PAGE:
Teaching the History of Film Craft (pt. 6)

Teaching the History of Film Craft:


Sixth in a series of posts about teaching the history of below-the-line film artists (cinematographers, sound designers, etc.) and of screenwriting.

Part 1 introductory post
Part 2 scholarly books 
Part 3 video resources
Part 4 student research projects
Part 5 the theory of craft
Part 6 limitations
Part 7 Syllabi

I've written this series of posts because I believe this kind of course can be a valuable addition to a curriculum, particularly in a production department. I see real benefits to teaching a deeper history of cinematography or film sound of screenwriting. It can engage students in film history, even those who might not have thought of themselves as interested in history.

But there are some limitations to such a course:

Cinema Outside the US
Craft is equally important to other national cinemas (or maybe almost as important - Hollywood's capital intensive production does engender development of craft), but the English-language historical scholarship on non-Hollywood areas of craft is less prevalent. Outside of US, Europe, and Japan, it gets even sparser. The reasons for this are multiple. Hopefully the wave of scholarship on the history of cinematography or sound or editing, etc. expand in other contexts. For now, it's a fact that a course on the history of one of these crafts will tend to be Hollywood specific, at least to the extent one integrates scholarship into the syllabus.

Moreover, since the readily available trade press resources in English are mostly Hollywood or American indie sources, research projects are harder for students outside of these contexts.

That said, there is some terrific scholarship for non-US craft, including transnational studies, and I do believe it's possible to strike a balance between a course which charts how craft has developed in the studio system and how it develops in other industrial and aesthetic contexts - whether classical Japanese cinema, European art cinema, experimental cinema, or contemporary global cinema. Other instructors will have a different balance, surely, but it can be productive to have students approach craft in a comparative manner.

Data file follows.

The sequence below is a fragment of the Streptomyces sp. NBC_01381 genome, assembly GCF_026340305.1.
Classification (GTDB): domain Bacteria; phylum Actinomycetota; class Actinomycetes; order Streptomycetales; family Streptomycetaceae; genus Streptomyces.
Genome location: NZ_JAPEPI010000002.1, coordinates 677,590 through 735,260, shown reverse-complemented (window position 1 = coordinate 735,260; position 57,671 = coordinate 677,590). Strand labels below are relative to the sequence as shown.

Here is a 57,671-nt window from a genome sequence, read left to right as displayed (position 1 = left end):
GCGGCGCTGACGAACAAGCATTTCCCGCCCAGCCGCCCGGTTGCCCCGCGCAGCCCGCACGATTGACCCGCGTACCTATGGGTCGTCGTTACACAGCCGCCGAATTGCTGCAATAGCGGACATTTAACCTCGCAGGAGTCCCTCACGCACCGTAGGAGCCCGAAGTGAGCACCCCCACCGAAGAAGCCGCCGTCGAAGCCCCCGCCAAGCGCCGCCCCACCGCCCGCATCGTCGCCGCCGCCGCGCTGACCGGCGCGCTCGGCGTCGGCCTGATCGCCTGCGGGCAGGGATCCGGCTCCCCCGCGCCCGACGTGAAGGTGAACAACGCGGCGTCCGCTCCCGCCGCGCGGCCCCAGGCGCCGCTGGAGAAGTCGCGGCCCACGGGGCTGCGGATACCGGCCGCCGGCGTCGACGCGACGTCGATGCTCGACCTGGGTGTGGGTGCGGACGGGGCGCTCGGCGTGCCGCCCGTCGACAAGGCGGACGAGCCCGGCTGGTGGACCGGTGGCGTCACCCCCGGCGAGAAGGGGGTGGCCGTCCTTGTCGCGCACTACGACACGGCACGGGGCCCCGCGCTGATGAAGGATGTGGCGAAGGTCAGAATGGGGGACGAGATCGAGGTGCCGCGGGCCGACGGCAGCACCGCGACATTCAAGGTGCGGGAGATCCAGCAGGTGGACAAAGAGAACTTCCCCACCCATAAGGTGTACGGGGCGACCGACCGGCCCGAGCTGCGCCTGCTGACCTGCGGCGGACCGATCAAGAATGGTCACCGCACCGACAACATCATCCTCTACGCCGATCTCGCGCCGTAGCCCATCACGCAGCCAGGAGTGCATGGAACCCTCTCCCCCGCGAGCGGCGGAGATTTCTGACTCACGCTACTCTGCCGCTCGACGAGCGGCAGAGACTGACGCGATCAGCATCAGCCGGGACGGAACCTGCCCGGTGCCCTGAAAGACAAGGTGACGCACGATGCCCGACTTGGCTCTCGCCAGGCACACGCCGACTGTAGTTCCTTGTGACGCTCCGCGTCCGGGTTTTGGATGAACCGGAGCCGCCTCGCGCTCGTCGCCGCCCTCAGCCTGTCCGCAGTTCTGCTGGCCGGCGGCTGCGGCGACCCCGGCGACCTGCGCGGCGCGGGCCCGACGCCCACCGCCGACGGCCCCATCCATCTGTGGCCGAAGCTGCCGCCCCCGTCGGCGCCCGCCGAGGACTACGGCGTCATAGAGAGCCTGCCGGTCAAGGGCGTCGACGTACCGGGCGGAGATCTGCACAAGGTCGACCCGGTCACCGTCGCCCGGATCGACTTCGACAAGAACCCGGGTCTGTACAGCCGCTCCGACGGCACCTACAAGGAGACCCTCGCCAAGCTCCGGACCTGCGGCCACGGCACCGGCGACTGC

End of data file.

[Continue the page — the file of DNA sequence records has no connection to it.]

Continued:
Formalist bias
I certainly see nothing wrong per se with a focused look at film aesthetics, but formal choices aren't all that most of us want to examine in cinema, or to teach. To the extent one is organizing a course around artistic practice, it's not organizing around the deep historical/political context of cinema.

But I do think multi-tasking is possible. With each discussion, I like to guide discussion along multiple lines, from close reading to historical-political context.

Women and non-white filmmakers
Some fields, notably cinematography, have been historically dominated by men, whereas others instituted a hierarchy between male supervisors and women workers. And, to my knowledge, the major craft practitioners in the Hollywood commercial film industry up until the 1980s - with the sole exception of James Wong Howe - were white. So a syllabus on the history of craft may have a bias toward mostly men or mostly white artists. It's an issue familiar to those teaching the history of Hollywood or European cinema in the studio era, but perhaps exasperated.

I find the balance harder to strike here, but it has made it imperative for me to put more emphasis on the contemporary moment than I might otherwise and to make a point of including a broad selection of film artists. Including documentary and experiemental work may be a way of expanding the social purview of the field, too.

There are areas in which craft helps address the eclipsing of women's talent in Hollywood history. Editing and screenwriting, for instance, have both substantially involved women artists, and this history helps supplement the common male-directorial auteurism. I had one screenwriting student who was working on a paper that had premised the male dominance of screenwriting and was pleasantly surprised to find that women screenwriters were common in classical Hollywood.

Obsolete technology
There's a tension at play in some of the courses I've taught. On the one hand, it's worth learning about the development of film technology in order to better understand how movies were made. On the other hand, many of the technologies are now obsolete. Students won't be shooting black and white films with the same celluloid constraints or dealing with optical soundtracks. The basics are important to learn, certainly, but I wrestle with how to strike the balance. Certainly, I've increasingly put more representation of digital cinema in my syllabi.  I've tried to think about how to frame older technologies for conceptual lessons.


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